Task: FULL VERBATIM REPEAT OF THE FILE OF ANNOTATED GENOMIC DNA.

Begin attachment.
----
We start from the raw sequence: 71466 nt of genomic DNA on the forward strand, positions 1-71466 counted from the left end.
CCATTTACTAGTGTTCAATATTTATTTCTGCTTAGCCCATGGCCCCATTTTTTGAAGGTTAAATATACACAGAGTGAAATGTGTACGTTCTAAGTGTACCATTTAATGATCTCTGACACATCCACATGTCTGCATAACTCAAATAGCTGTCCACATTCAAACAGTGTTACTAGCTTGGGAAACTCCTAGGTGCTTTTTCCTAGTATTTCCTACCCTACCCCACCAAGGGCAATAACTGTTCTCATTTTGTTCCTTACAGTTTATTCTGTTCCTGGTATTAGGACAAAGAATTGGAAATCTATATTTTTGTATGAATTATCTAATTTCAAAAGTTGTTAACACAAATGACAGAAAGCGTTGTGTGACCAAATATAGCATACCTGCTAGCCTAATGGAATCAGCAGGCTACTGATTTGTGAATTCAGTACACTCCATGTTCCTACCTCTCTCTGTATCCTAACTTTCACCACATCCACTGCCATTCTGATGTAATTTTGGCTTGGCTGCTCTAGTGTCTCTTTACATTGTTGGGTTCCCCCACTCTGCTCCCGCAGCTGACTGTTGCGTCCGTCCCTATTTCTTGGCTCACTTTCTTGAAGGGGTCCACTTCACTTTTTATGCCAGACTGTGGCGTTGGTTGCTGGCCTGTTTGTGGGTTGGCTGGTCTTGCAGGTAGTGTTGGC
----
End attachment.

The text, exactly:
We start from the raw sequence: 71466 nt of genomic DNA on the forward strand, positions 1-71466 counted from the left end.
CCATTTACTAGTGTTCAATATTTATTTCTGCTTAGCCCATGGCCCCATTTTTTGAAGGTTAAATATACACAGAGTGAAATGTGTACGTTCTAAGTGTACCATTTAATGATCTCTGACACATCCACATGTCTGCATAACTCAAATAGCTGTCCACATTCAAACAGTGTTACTAGCTTGGGAAACTCCTAGGTGCTTTTTCCTAGTATTTCCTACCCTACCCCACCAAGGGCAATAACTGTTCTCATTTTGTTCCTTACAGTTTATTCTGTTCCTGGTATTAGGACAAAGAATTGGAAATCTATATTTTTGTATGAATTATCTAATTTCAAAAGTTGTTAACACAAATGACAGAAAGCGTTGTGTGACCAAATATAGCATACCTGCTAGCCTAATGGAATCAGCAGGCTACTGATTTGTGAATTCAGTACACTCCATGTTCCTACCTCTCTCTGTATCCTAACTTTCACCACATCCACTGCCATTCTGATGTAATTTTGGCTTGGCTGCTCTAGTGTCTCTTTACATTGTTGGGTTCCCCCACTCTGCTCCCGCAGCTGACTGTTGCGTCCGTCCCTATTTCTTGGCTCACTTTCTTGAAGGGGTCCACTTCACTTTTTATGCCAGACTGTGGCGTTGGTTGCTGGCCTGTTTGTGGGTTGGCTGGTCTTGCAGGTAGTGTTGGC